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We’re celebrating the 250th Press Freedom Day but is the Pakistani media really free?

Published: May 3, 2016

A Pakistani vendor arranges morning newspapers with front-page-coverage of the attack by gunmen on French satirical weekly Charlie Hebdo in Paris, at a roadside newsstand in Islamabad. PHOTO: AFP

You know, therefore you are.

And we know because of the press. Be it print or broadcast, media is what keeps you updated. It provides us with information because it is our right to know, and it is the press’ right to relay that information.

The press, or a more relevant term today might be the media (that includes products of both print as well as broadcast and digital journalism) relay that information to you.

But, if you are a Pakistani and have never been a part of the media, never seen the workings of a newsroom and have never been a reporter, it is a given that you are someone who has hurled abuses, chanted frustrated expletives and blamed the media and press for everything that has gone wrong in the world.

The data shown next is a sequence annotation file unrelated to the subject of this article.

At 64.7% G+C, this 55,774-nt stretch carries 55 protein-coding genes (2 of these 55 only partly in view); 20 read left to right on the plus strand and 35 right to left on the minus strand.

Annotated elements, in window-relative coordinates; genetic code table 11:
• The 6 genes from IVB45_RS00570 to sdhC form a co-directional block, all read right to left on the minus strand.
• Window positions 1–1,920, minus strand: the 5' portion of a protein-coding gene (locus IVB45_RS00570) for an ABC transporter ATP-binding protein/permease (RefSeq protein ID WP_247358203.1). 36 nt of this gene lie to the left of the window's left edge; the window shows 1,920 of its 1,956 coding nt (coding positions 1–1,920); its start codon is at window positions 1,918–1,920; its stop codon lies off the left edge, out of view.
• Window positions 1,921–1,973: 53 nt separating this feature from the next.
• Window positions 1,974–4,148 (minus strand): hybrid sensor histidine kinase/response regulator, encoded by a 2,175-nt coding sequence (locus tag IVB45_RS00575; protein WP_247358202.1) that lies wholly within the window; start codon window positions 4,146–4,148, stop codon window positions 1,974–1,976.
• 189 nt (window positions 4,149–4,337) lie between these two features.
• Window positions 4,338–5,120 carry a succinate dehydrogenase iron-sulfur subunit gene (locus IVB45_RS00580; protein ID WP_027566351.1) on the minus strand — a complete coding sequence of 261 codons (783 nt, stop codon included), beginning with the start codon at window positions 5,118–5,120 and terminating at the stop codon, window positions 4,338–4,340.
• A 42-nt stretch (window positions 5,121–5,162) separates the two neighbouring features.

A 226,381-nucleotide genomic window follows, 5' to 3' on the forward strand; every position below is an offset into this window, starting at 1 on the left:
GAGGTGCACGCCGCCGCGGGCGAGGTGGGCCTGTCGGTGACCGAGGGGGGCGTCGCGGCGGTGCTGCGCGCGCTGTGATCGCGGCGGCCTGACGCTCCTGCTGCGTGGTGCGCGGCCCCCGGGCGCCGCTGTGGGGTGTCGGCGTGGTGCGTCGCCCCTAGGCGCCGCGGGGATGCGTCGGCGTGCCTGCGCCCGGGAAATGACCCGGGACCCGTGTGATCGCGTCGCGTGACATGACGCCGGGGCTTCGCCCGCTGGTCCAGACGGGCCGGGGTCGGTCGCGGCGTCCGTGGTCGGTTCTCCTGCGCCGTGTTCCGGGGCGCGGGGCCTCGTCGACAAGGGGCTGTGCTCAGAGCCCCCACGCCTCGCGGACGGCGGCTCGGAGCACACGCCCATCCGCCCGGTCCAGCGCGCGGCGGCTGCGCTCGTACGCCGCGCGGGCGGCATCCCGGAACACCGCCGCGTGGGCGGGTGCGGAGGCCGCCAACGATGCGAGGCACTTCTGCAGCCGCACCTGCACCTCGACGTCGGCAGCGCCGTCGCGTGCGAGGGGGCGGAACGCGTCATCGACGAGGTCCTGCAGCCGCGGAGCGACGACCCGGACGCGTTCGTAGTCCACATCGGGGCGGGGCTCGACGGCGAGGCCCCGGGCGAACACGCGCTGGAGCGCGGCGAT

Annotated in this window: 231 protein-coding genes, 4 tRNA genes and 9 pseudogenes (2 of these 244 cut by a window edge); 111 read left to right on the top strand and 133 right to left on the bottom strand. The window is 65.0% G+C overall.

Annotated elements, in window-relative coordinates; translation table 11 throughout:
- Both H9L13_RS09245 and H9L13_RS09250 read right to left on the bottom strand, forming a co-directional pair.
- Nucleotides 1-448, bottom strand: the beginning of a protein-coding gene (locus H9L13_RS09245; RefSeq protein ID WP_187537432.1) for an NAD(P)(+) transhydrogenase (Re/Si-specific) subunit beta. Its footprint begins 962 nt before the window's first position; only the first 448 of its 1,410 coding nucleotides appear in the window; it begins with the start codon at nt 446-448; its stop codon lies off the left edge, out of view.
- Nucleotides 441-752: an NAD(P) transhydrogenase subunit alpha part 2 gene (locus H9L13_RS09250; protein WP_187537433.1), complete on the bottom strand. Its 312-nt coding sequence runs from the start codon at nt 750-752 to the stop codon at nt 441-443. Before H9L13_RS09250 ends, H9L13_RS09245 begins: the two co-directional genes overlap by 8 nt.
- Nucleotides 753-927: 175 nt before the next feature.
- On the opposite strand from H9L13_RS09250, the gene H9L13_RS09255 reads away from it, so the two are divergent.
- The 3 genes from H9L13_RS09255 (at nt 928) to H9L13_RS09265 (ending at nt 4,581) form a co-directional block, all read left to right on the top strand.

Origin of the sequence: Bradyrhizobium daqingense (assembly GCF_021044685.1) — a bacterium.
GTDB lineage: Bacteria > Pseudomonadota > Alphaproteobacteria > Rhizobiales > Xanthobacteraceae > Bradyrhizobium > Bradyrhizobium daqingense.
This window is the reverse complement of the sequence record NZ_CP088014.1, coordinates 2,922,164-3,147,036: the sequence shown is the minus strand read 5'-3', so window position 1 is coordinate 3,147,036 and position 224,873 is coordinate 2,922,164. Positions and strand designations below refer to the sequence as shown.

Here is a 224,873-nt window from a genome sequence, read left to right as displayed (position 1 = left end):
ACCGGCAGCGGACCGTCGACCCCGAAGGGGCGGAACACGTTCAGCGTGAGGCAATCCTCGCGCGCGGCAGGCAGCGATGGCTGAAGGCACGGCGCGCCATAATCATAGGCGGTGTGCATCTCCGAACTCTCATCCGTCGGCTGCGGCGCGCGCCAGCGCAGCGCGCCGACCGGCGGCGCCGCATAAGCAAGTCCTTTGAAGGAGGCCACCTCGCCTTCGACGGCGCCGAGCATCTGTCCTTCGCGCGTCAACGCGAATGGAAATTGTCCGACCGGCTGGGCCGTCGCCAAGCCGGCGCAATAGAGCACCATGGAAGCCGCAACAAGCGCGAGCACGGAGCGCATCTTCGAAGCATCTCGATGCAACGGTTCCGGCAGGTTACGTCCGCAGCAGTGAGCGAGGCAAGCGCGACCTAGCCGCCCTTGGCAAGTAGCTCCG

The Pakistani media is far from perfect.

The headlines can be scandalous and out of context. The reporters and TV anchors cross lines. Media ethics are ripped apart every time a tragedy takes place, where cameras are thrust in the faces of victims and survivors. Information is relayed first and thought about later.

While print media (newspapers), exercises much more care and caution compared to TV, the web wing of newspapers is another animal altogether. News has to be broken within minutes otherwise it becomes redundant and stale. “It’s already been covered” is the worst nightmare in the web room. To make their story novel and different, value additions are pushed through and the ‘treatment’ of the story is altered to get more hits.